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After 3 years, how is the H2Ohio program doing?

Governor DeWine says he is committed to reducing runoff water pollution 40% by 2025. For now, the program is voluntary for producers.

TOLEDO, Ohio — Do you ever wonder why Lake Erie is sometimes green? And what is being done to prevent the threat to the drinking water supply, which was felt acutely during the 2014 water crisis

Algal blooms in Ohio’s lakes, rivers and streams can cause both discoloration and contamination to our drinking water supply and one response to the crisis came to the fore in 2019 with Gov. Mike DeWine's H2Ohio Plan

To get to the root of the problem, let's go back to the basics. What causes algal blooms in the first place? Fertilizer runoff is often cited as a major cause of the lake's algae problem. According to Alliance for the Great Lakes website, studies have shown that runoff from farms is the primary cause for algal blooms. The pollution from farm runoff occurs when rainfall washes fertilizer and manure from large farm fields into streams that flow into Lake Erie. This process contributes to the algae in the freshwater supply, which in turn can contaminate the water and become toxic to fish, wildlife and people.

Many farmers practice good fertilizer application processes, however, since over-applying not only is detrimental to water sources but also is costly to farm operations. Few farmers would want to spend more than necessary and it's a waste of money to overapply fertilizer to crops that won't benefit from it. 

Credit: WTOL


In 2019 Ohio Governor Mike DeWine, introduced a program called H2Ohio to help combat the algal bloom problem. This program works closely with local farmers to enhance their algaculture techniques and reduce runoff through mechanisms including soil testing and cover crops. To assist farmers in this transition of farming technologies, the H2Ohio program launched Technical Assistance Program (TAP) in the fall of 2020.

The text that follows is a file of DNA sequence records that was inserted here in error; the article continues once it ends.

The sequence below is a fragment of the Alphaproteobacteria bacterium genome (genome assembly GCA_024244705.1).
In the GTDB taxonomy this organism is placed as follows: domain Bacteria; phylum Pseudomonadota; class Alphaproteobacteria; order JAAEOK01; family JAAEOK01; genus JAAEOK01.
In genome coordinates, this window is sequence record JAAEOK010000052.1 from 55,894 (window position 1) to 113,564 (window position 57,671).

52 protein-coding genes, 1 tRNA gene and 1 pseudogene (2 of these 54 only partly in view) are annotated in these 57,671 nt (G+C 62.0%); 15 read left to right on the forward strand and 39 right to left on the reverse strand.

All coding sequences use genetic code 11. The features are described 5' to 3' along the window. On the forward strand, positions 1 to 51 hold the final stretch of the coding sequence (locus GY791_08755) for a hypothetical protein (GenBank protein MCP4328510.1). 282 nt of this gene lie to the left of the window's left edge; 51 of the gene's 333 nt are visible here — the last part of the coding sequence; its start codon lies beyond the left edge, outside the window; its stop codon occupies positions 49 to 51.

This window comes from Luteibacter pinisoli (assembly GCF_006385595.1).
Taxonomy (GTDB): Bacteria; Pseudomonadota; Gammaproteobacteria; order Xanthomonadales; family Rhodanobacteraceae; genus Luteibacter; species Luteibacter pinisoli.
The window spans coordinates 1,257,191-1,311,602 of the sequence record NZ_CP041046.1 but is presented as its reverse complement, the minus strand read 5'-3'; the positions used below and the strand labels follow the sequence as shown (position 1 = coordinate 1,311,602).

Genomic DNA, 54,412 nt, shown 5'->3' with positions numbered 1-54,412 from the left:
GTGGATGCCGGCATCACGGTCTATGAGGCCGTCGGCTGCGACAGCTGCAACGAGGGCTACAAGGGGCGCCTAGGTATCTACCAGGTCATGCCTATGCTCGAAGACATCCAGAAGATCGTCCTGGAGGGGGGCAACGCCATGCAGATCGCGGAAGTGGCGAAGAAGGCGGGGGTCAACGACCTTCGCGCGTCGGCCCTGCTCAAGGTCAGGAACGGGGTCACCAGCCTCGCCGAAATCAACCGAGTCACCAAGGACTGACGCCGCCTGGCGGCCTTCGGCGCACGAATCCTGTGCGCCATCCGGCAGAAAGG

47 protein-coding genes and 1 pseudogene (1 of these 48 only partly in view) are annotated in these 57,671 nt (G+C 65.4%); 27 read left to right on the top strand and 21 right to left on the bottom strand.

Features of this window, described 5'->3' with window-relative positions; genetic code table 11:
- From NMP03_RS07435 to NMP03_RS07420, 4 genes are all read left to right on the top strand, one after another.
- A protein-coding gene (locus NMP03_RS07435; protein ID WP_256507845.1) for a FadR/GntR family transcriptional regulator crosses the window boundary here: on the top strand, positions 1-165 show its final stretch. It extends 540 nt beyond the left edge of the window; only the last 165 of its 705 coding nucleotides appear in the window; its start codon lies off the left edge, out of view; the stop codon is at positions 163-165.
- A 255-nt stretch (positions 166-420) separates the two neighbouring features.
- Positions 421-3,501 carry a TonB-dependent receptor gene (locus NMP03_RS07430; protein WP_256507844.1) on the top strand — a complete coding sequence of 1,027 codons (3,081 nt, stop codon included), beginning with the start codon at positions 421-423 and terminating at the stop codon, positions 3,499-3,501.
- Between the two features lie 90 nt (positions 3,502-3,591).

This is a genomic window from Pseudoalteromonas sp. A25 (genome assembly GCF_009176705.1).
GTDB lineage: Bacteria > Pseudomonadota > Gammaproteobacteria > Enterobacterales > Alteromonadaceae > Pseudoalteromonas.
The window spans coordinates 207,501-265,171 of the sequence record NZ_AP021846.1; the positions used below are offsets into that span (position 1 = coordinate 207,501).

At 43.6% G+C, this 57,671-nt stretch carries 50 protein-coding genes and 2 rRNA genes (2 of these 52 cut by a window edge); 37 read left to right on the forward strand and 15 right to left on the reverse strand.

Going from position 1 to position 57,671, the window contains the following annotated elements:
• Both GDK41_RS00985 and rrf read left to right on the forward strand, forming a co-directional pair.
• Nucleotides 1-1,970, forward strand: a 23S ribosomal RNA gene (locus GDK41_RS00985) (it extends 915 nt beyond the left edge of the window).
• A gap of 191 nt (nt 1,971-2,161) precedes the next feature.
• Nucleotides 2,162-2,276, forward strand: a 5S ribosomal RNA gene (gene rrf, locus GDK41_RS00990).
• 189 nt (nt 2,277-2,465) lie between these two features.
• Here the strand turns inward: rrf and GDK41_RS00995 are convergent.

“The governor believes in H2Ohio. They have $100 dollars over the next two years as incentives and help farmers to control the phosphorous load. They’re adding 10 more counties to the plan,” said Dorothy Pelanda, Ohio Director of Agriculture.

After three years, where are we now? According to the H2Ohio 2020 annual report, by November of 2020 the “Ohio Department of Agriculture (ODA) entered into agreements with 1,815 producers who represent 1,092,852 acres, which is approximately 44% of the targeted cropland project area.”

Credit: WTOL


One of these producers is Scott Deiterling, who farms a thousand acres and owns a drainage and excavating business around Putnam, Van Wert and Paulding counties. He uses cover crops in the off-season to control runoff and, through the H2Ohio program, installed a tile control structure that collects excess water. 

“Instead of surface applying dry commercial fertilizer in the spring, now I’m putting half of it in strips in the fall the other half I’m putting in the planter in the spring and it’s all injected two inches deep in the soil,” Deiterling said.

Credit: WTOL

DeWine is committed to reducing runoff water pollution 40% by 2025.  For now, the program is voluntary for producers.

“We have no choice - we have to keep trying different things improving what we are doing. If not it will be mandatory, there’s no question about it,” Deiterling said.

Credit: WTOL

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